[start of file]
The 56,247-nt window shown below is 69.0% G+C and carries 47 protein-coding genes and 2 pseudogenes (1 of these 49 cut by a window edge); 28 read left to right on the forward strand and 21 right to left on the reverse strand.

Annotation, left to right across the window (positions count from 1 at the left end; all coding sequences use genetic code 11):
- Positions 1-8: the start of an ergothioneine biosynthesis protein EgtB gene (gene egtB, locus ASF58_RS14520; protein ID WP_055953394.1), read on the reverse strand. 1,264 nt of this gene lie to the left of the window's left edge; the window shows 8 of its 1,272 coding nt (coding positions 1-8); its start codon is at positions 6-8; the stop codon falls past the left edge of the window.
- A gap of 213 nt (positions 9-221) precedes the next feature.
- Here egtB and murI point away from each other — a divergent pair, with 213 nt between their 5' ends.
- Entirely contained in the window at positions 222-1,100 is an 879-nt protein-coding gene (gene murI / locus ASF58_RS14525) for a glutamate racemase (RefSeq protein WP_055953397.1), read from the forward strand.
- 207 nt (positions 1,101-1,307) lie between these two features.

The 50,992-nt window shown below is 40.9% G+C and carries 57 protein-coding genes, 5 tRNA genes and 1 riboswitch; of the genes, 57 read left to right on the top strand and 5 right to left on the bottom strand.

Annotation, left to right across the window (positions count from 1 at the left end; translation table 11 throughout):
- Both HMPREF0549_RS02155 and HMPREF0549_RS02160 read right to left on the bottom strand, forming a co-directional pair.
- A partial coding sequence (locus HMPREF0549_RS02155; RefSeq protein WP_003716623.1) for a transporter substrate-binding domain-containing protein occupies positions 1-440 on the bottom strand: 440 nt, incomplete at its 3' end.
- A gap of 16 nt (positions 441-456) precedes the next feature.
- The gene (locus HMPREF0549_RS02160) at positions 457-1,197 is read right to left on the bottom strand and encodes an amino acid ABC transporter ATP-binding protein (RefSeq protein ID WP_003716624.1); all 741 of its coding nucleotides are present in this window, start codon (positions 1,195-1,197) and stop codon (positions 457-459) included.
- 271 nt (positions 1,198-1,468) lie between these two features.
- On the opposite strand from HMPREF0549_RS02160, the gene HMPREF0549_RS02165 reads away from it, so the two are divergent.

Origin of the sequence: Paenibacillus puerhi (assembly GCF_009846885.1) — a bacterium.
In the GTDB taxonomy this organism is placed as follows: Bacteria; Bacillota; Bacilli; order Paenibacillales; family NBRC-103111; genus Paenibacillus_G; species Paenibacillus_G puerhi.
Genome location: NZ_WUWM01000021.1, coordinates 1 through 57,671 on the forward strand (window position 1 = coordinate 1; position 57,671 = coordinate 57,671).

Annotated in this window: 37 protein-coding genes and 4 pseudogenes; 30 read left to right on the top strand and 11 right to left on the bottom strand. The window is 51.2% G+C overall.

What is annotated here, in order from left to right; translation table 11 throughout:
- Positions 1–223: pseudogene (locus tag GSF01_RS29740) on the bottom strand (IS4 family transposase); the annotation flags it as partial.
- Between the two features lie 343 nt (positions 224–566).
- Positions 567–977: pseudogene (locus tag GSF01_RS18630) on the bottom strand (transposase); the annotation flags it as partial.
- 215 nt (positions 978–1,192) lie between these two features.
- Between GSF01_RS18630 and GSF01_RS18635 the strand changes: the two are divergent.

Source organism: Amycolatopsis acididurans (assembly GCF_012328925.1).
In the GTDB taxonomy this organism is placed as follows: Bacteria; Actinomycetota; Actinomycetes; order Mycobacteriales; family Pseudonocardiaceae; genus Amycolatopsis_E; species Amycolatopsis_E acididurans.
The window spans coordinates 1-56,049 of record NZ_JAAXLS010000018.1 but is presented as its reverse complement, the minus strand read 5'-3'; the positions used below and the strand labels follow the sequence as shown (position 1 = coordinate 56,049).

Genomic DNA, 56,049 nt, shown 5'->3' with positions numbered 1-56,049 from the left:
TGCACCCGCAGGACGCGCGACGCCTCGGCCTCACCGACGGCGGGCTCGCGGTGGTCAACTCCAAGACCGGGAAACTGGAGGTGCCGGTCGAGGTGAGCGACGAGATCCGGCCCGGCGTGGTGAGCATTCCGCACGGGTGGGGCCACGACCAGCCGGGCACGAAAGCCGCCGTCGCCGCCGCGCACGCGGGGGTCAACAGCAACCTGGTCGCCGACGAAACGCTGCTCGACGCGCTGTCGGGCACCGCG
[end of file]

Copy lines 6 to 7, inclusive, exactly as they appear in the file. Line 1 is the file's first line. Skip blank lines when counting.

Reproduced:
- Entirely contained in the window at positions 222-1,100 is an 879-nt protein-coding gene (gene murI / locus ASF58_RS14525) for a glutamate racemase (RefSeq protein WP_055953397.1), read from the forward strand.
- 207 nt (positions 1,101-1,307) lie between these two features.